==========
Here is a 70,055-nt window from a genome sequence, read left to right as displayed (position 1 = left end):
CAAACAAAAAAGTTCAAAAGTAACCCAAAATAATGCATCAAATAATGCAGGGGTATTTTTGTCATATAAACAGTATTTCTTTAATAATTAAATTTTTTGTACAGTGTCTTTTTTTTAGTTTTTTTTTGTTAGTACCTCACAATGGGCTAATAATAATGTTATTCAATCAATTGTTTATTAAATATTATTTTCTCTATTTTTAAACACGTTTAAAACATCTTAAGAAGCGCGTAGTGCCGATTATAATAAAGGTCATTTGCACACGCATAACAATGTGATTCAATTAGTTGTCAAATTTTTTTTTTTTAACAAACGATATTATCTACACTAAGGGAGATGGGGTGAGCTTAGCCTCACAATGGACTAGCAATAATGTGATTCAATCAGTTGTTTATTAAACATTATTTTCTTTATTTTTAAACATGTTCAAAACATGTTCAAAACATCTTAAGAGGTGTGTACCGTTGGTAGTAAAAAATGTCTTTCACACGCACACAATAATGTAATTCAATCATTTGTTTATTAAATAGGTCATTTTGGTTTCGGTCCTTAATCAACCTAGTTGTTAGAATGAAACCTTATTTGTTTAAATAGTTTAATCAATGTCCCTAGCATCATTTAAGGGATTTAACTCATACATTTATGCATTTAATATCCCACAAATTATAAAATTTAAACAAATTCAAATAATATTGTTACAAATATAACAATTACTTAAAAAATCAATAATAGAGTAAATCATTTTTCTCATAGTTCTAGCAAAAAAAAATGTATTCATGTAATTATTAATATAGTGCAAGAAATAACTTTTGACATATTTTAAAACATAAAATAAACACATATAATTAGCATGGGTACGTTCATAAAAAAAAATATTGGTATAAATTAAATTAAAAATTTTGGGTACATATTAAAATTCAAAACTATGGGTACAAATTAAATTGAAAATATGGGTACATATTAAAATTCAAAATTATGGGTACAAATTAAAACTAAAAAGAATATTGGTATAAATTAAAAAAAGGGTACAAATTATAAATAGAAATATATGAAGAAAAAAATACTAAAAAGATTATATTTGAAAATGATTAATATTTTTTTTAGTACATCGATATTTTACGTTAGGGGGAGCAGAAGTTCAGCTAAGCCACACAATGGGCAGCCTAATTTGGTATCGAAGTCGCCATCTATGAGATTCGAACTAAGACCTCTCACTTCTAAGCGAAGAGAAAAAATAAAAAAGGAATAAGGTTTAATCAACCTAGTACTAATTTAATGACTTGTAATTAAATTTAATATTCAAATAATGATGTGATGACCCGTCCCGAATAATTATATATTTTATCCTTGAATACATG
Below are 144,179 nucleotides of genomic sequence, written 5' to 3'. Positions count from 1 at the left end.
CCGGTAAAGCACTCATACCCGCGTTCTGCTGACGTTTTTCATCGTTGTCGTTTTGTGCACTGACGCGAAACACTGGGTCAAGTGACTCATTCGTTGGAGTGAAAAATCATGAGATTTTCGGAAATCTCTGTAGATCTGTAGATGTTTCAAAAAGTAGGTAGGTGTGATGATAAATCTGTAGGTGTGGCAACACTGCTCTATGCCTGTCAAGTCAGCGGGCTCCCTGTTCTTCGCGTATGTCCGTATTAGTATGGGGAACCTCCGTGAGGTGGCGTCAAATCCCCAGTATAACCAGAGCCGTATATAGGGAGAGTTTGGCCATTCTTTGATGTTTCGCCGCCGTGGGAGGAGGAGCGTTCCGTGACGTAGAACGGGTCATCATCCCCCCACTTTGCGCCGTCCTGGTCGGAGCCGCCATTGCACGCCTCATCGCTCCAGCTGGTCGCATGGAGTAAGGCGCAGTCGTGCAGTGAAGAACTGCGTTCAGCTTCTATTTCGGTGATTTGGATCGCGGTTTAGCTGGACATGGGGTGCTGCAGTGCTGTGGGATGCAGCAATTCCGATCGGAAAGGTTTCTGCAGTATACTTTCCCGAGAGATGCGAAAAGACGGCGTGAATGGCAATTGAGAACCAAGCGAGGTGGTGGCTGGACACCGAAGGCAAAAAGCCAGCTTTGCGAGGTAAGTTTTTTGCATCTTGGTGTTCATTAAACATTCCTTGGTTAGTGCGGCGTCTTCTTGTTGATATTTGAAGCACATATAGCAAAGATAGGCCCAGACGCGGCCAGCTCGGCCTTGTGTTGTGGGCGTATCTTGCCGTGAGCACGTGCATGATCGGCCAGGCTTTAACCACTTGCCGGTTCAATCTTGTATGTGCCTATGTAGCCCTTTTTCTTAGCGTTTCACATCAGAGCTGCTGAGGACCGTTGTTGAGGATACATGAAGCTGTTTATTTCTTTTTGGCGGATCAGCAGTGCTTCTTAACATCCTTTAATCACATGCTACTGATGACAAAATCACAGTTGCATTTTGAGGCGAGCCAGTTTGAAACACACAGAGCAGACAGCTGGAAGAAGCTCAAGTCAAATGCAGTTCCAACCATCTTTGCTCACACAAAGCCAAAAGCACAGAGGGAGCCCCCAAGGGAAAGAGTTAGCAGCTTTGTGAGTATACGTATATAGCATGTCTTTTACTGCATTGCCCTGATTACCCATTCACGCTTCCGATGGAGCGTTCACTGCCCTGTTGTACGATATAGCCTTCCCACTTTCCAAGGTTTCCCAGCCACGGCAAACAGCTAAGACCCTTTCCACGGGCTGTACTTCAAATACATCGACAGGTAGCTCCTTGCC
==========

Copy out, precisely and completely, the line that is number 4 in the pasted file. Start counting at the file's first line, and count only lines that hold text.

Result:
CCGGTAAAGCACTCATACCCGCGTTCTGCTGACGTTTTTCATCGTTGTCGTTTTGTGCACTGACGCGAAACACTGGGTCAAGTGACTCATTCGTTGGAGTGAAAAATCATGAGATTTTCGGAAATCTCTGTAGATCTGTAGATGTTTCAAAAAGTAGGTAGGTGTGATGATAAATCTGTAGGTGTGGCAACACTGCTCTATGCCTGTCAAGTCAGCGGGCTCCCTGTTCTTCGCGTATGTCCGTATTAGTATGGGGAACCTCCGTGAGGTGGCGTCAAATCCCCAGTATAACCAGAGCCGTATATAGGGAGAGTTTGGCCATTCTTTGATGTTTCGCCGCCGTGGGAGGAGGAGCGTTCCGTGACGTAGAACGGGTCATCATCCCCCCACTTTGCGCCGTCCTGGTCGGAGCCGCCATTGCACGCCTCATCGCTCCAGCTGGTCGCATGGAGTAAGGCGCAGTCGTGCAGTGAAGAACTGCGTTCAGCTTCTATTTCGGTGATTTGGATCGCGGTTTAGCTGGACATGGGGTGCTGCAGTGCTGTGGGATGCAGCAATTCCGATCGGAAAGGTTTCTGCAGTATACTTTCCCGAGAGATGCGAAAAGACGGCGTGAATGGCAATTGAGAACCAAGCGAGGTGGTGGCTGGACACCGAAGGCAAAAAGCCAGCTTTGCGAGGTAAGTTTTTTGCATCTTGGTGTTCATTAAACATTCCTTGGTTAGTGCGGCGTCTTCTTGTTGATATTTGAAGCACATATAGCAAAGATAGGCCCAGACGCGGCCAGCTCGGCCTTGTGTTGTGGGCGTATCTTGCCGTGAGCACGTGCATGATCGGCCAGGCTTTAACCACTTGCCGGTTCAATCTTGTATGTGCCTATGTAGCCCTTTTTCTTAGCGTTTCACATCAGAGCTGCTGAGGACCGTTGTTGAGGATACATGAAGCTGTTTATTTCTTTTTGGCGGATCAGCAGTGCTTCTTAACATCCTTTAATCACATGCTACTGATGACAAAATCACAGTTGCATTTTGAGGCGAGCCAGTTTGAAACACACAGAGCAGACAGCTGGAAGAAGCTCAAGTCAAATGCAGTTCCAACCATCTTTGCTCACACAAAGCCAAAAGCACAGAGGGAGCCCCCAAGGGAAAGAGTTAGCAGCTTTGTGAGTATACGTATATAGCATGTCTTTTACTGCATTGCCCTGATTACCCATTCACGCTTCCGATGGAGCGTTCACTGCCCTGTTGTACGATATAGCCTTCCCACTTTCCAAGGTTTCCCAGCCACGGCAAACAGCTAAGACCCTTTCCACGGGCTGTACTTCAAATACATCGACAGGTAGCTCCTTGCC